Works of literature allow readers to escape to any location in the world and to any era in history, an idea put to work in Geraldine Clarkson’s latest collection, Declare in which she depicts unfamiliar locations in enthralling ways. Clarkson’s aptitude has already been acknowledged: she has won several poetry awards and most notably has enjoyed successes in Poetry London and Ambit competitions. In this collection, Clarkson explores different situations with a sense of wonderment, each poem bearing a unique hallmark of the poet’s own willingness to appreciate new settings. Ultimately, it is that particular historical flair, even for poems in a contemporary setting, that creates an inimitable connection between past and present, and between reader and narrator.
The poems in Declare are arranged in no immediately apparent order. Each title, from “UNDERLAND” to “a young woman undressed me and”, possesses its own stylistic quality, language and tone, each very different in form and meaning from its facing or neighboring verse.
Drawing inspiration from her childhood in the West of Ireland and her years spent in a monastic community in Peru, Clarkson is not only able to depict the past intermingling with the present, but is also able to convey and to be enthused by scenes from her Catholic education. Her background influences the collection’s titular poem in which the narrator is Mary, considered in the time following the Annunciation. Simultaneously inspired by her faith and love of linguistics, Clarkson evokes a state of heightened emotion whilst retaining a consistent and historically accurate telling:
rough hillsides like a duck-and-drakes pebble, the syllable guttering over and over, me trying to outpace it. And then E!rubicund humble puffed–out and plumped wineskin, replete.
Clarkson’s skillful portrayal of emotion, works in several ways. Consider her stylistic choices of vocabulary, but also note that the construction of the poem which is made up of several run-on sentences and little punctuation. This is an effective device, echoing Mary’s overflowing feelings of joy and panic. Harsh sounds and a list of short, sharp words depict the urgency of the matter, coupled with the narrator’s own implied breathlessness. The poet echoes the narrator’s wide range of emotions, and enhances them through her use of sharp alliteration of “d” sounds, which certainly showcases her interest in sound and pacing. Essentially, this is a collection which focuses on how language and the sentiments behind it transcend time.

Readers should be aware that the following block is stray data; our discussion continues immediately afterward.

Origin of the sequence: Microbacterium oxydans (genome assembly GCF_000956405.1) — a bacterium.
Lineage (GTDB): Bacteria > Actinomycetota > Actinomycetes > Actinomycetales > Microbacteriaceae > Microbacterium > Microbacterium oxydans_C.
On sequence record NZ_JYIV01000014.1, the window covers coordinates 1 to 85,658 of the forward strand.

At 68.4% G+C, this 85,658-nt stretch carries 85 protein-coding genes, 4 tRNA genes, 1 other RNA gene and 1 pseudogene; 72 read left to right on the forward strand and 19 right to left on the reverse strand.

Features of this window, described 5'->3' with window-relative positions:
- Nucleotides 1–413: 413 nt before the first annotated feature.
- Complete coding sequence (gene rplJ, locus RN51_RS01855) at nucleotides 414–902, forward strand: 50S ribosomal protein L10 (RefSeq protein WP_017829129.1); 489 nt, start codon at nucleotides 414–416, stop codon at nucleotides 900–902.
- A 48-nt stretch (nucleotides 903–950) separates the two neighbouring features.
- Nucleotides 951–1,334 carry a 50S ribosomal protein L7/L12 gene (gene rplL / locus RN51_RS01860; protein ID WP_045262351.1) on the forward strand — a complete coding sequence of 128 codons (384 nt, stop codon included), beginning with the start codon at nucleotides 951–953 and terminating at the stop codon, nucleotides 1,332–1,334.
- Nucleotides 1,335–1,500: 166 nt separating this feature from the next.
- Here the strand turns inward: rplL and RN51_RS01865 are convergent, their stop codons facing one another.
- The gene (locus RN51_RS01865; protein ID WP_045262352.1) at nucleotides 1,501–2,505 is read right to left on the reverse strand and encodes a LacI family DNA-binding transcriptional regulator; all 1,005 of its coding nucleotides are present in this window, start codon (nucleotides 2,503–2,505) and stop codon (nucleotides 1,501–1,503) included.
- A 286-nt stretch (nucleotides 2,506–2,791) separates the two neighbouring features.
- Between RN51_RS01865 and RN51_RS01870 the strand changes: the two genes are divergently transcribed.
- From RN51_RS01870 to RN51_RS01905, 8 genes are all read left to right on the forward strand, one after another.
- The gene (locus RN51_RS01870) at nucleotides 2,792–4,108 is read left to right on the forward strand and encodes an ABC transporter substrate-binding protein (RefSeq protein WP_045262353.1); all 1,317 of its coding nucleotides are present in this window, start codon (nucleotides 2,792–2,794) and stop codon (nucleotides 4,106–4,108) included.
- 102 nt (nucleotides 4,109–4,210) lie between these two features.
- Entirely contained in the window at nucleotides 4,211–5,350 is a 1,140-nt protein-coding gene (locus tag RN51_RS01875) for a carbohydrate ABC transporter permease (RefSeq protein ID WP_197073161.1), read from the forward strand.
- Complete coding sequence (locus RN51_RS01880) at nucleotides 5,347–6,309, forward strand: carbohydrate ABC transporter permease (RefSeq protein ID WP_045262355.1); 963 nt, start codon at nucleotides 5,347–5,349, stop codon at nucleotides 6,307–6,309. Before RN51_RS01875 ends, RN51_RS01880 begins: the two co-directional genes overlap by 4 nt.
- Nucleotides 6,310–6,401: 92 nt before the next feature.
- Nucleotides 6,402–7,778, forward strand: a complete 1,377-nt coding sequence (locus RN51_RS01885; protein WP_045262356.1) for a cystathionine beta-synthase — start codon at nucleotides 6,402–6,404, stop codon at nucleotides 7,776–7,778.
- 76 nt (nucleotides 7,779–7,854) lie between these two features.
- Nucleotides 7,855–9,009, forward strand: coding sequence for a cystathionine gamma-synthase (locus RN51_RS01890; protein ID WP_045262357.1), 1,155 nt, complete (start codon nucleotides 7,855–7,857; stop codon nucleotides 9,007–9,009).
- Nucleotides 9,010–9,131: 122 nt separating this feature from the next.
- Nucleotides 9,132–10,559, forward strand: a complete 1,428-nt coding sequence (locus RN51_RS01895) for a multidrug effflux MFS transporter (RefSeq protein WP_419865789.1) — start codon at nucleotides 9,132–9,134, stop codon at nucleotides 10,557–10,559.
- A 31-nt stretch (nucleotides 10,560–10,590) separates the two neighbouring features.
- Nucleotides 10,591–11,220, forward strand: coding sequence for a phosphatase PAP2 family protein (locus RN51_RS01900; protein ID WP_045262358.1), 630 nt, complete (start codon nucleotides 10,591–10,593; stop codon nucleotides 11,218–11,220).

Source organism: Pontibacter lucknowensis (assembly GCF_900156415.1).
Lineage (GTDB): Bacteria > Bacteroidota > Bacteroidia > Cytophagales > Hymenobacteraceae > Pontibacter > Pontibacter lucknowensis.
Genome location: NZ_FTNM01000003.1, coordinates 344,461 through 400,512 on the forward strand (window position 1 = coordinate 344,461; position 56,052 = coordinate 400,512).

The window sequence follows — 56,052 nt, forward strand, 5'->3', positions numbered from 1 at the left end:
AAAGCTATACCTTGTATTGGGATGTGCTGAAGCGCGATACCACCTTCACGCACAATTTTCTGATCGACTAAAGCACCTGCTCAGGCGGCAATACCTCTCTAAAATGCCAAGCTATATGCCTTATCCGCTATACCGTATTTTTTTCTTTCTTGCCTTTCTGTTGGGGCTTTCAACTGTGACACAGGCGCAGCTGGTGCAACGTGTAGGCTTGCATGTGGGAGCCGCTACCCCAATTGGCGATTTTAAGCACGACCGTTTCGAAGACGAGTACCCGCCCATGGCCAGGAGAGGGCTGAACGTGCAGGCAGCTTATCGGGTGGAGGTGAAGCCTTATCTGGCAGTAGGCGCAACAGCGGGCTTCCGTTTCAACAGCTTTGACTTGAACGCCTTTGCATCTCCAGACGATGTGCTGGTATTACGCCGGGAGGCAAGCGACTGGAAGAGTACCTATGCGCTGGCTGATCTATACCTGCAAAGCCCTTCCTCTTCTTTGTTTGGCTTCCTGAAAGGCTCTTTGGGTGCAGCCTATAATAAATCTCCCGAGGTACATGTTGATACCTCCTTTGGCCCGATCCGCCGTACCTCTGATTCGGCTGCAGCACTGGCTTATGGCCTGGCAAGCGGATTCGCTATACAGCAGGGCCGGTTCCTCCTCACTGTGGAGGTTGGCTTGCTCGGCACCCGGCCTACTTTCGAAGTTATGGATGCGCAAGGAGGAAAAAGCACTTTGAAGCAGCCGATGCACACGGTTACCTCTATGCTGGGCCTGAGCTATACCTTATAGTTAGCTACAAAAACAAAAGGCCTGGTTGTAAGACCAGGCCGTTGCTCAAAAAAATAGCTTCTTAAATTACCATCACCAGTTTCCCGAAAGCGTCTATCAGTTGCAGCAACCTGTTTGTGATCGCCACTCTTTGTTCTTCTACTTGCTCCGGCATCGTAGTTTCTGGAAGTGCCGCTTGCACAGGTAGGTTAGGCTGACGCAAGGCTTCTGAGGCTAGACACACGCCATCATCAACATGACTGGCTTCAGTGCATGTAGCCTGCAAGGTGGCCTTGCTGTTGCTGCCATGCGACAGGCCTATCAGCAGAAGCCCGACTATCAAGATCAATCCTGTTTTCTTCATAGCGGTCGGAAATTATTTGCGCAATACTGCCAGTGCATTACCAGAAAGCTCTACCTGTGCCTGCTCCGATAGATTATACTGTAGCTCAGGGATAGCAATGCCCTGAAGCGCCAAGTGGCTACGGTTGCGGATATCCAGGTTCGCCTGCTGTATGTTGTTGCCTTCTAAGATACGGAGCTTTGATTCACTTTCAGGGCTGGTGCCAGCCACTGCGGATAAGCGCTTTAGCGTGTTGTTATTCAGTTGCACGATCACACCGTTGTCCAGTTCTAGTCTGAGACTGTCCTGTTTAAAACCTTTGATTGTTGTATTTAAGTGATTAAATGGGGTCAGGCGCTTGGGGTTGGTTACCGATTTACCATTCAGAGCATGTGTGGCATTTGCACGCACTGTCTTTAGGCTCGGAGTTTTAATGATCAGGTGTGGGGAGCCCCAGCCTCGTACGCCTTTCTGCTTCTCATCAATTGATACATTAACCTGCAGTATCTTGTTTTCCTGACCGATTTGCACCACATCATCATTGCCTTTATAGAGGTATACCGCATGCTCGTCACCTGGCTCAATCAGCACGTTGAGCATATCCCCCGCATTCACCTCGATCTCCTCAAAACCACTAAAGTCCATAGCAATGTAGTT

Clarkson’s ability to weave words such as “rubicund” seamlessly into her poems enables her readers to travel from the twenty-first century into far gone times. The opening poem, “Camelament”, is laid out in a series of varying line lengths that might be likened to the crashing of waves against a ship. This has particular poignancy as it is told from a sailor’s perspective as he reminisces about his ship during a battle. Clarkson coerces us into the world of the sea, convincing us that the narrator is a fully experienced sailor:
Bilge goes out with the suds.
A chain of Cheyennes
touches the lodge of
an enemy. You explode [.]
It is Clarkson’s delicate placement of sailing terms such as “bilge” that compels the reader into taking an almost active stance in the narrative. One could argue that simply researching the topic could provide the necessary materials required to create a convincing atmosphere, centered around someone navigating their way through the high seas. However, Clarkson’s skill enables her to almost invisibly sew in vocabulary of the period to create a rhythmic flow.
These poems offer a celebration of language as a gateway to the past and a reminder that the power of words can often transcend the test of time.